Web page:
Inverse short-time FFT

The `dsp.ISTFT`

object computes the inverse short-time Fourier
transform (ISTFT) of the frequency-domain input signal and returns the time-domain output. The
object accepts frames of Fourier-transformed data, converts these frames into the time domain
using the IFFT operation, and performs overlap-add to reconstruct the data. The output of the
object is the reconstructed signal normalized by a factor that depends on the hop length and
`sum(`

. For more details, see Algorithms.`window`

)

returns an object,
`istf`

= dsp.ISTFT`istf`

, that implements inverse short-time FFT. The object processes
the data independently across each input channel over time.

returns an inverse short-time FFT object with the Window property
set to `istf`

= dsp.ISTFT(`window`

)`window`

.

returns an inverse short-time FFT object with the Window property
set to `istf`

= dsp.ISTFT(`window`

,`overlap`

)`window`

and the OverlapLength
property set to `overlap`

.

returns an inverse short-time FFT object with the `istf`

= dsp.ISTFT(`window`

,`overlap`

,`isconjsym`

)`Window`

property set
to `window`

, `OverlapLength`

property set to
`overlap`

, and the ConjugateSymmetricInput property set to
`isconjsym`

.

returns an inverse short-time FFT object with the `istf`

= dsp.ISTFT(`window`

,`overlap`

,`isconjsym`

,`woa`

)`Window`

property set
to `window`

, with the `OverlapLength`

property set
to `overlap`

, the `ConjugateSymmetricInput`

property
set to `isconjsym`

, and the WeightedOverlapAdd property set to `woa`

.

returns an inverse short-time FFT object with each specified property name set to the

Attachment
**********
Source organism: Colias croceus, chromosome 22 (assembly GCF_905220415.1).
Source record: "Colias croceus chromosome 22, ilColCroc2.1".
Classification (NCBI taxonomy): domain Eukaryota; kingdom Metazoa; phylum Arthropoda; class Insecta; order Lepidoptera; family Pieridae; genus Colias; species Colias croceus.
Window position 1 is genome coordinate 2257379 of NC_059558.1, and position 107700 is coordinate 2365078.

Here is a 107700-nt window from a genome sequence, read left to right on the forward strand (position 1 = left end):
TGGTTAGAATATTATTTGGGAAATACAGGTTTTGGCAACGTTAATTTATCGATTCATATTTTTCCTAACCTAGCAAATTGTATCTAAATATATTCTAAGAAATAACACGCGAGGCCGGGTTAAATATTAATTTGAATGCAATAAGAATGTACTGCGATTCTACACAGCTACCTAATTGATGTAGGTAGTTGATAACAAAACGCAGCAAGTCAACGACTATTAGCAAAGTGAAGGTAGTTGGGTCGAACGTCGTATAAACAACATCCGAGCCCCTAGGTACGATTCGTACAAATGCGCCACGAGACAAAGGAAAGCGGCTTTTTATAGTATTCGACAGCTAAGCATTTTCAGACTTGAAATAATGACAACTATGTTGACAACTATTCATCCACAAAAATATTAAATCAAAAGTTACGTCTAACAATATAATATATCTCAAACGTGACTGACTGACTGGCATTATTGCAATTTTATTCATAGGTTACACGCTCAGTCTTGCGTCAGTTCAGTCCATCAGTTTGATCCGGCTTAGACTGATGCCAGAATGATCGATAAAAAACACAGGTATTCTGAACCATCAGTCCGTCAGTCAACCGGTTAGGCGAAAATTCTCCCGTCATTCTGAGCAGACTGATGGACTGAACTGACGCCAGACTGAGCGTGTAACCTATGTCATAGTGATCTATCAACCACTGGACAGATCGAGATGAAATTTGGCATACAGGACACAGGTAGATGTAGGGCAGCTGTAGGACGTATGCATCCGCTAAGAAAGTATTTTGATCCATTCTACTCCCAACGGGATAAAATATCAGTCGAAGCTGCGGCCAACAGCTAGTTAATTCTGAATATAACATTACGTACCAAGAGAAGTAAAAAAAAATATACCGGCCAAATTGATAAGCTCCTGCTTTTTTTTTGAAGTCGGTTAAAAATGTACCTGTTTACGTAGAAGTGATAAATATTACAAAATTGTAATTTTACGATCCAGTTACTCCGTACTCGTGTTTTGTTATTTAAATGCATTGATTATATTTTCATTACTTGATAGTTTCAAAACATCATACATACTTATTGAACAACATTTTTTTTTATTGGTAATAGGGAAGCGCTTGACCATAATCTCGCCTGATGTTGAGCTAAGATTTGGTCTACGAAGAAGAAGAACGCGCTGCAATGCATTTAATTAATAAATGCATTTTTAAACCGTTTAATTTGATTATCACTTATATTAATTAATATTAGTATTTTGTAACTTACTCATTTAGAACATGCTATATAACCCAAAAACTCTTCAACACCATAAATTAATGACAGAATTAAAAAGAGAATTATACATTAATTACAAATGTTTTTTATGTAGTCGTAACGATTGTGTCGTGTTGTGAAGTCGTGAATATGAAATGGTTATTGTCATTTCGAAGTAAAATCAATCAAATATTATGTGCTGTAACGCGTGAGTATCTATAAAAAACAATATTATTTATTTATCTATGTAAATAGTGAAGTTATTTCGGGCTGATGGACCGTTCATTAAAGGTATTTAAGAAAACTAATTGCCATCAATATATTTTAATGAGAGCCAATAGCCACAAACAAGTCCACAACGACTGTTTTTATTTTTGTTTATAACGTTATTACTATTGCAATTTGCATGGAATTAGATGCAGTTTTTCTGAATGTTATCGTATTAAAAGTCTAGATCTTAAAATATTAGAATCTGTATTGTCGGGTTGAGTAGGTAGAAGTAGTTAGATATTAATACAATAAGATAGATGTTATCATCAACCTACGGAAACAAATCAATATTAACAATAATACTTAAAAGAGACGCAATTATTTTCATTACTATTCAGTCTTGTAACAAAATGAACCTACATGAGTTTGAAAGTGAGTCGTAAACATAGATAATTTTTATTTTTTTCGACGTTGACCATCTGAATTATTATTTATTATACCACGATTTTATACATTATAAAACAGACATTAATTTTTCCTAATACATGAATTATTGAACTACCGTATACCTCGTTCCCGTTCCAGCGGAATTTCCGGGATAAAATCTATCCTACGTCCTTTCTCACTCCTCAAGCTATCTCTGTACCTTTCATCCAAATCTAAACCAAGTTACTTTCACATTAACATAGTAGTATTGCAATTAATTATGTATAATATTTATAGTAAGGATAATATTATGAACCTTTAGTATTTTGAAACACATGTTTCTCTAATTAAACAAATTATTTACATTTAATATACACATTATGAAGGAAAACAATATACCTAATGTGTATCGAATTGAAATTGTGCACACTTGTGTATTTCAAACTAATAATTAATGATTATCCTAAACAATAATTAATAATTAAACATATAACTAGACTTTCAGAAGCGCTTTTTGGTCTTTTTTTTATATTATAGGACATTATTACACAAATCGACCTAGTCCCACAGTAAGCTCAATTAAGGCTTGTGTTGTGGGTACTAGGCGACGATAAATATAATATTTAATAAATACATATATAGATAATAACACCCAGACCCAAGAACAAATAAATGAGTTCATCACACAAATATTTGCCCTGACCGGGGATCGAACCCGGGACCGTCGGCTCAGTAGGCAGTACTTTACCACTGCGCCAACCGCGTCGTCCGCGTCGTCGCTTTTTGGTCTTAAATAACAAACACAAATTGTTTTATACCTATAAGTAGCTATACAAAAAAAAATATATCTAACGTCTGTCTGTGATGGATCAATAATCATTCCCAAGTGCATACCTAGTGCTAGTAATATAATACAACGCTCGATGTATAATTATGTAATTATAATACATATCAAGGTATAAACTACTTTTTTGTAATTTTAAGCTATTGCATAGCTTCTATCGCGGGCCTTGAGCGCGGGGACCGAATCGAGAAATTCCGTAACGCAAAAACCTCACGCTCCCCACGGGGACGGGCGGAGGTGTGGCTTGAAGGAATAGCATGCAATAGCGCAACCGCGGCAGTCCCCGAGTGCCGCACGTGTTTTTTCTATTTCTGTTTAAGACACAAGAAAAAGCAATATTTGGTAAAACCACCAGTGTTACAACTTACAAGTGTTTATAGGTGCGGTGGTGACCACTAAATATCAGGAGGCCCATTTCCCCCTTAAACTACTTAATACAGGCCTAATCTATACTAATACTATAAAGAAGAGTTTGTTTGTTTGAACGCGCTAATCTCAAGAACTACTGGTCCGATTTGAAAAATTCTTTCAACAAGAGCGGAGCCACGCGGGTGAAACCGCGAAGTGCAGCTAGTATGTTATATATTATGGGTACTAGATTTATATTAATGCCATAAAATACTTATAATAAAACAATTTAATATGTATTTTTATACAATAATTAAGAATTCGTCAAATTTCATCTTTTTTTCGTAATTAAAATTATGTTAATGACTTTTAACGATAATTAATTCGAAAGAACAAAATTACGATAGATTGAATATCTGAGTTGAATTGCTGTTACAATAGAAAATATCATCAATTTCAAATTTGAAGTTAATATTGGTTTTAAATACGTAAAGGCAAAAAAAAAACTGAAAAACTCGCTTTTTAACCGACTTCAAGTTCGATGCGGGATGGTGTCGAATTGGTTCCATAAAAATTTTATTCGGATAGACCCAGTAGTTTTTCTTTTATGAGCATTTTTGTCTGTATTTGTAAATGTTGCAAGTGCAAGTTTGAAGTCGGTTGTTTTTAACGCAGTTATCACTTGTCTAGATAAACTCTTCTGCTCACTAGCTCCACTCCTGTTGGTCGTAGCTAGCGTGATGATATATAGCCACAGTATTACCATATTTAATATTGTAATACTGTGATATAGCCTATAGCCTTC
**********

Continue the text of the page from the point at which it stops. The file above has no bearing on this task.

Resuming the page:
specified value. You can specify additional name-value pair arguments in any order.`istf`

= dsp.ISTFT(`Name,Value`

)

Here is a sketch of how the algorithm is implemented without weighted overlap-add (WOLA):

The frequency-domain input is inverted using IFFT, and then overlap-add is performed. Note
that each run of the algorithm generates *R* new output time-domain samples,
where *R* is the hop length. The hop length is defined as
*WL* − *OL*, where *WL* is the window
length and *OL* is the overlap length. The normalization stage multiplies the
output by $$R/\text{sum}(win)$$, where *win* is the window vector specified in the
`Window`

property.

Here is a sketch of how the algorithm is implemented with Weighted Overlap-Add (WOLA):

In WOLA, a second window (usually called the synthesis window) is applied after the IFFT operation and before overlap-add. WOLA is used to suppress discontinuities at frame boundaries caused by nonlinear processing of the STFT. For more details, see More About.

Here is an illustration of how the input frequency subbands look when inverted with IFFT and overlap-added together to reconstruct a time-domain signal.

The analysis window (on the STFT side) and the synthesis window (on the ISTFT side) are
typically identical. To ensure perfect reconstruction, the windows are usually obtained by
taking the square root of windows satisfying the constant overlap-add (COLA) property. For
details on the COLA property and how perfect reconstruction is defined, see the More About in
`dsp.STFT`

page.

[1] Allen, J.B., and L. R. Rabiner. "A
Unified Approach to Short-Time Fourier Analysis and Synthesis,'' *Proceedings of the
IEEE, Vol. 65,* pp. 1558–1564, Nov. 1977.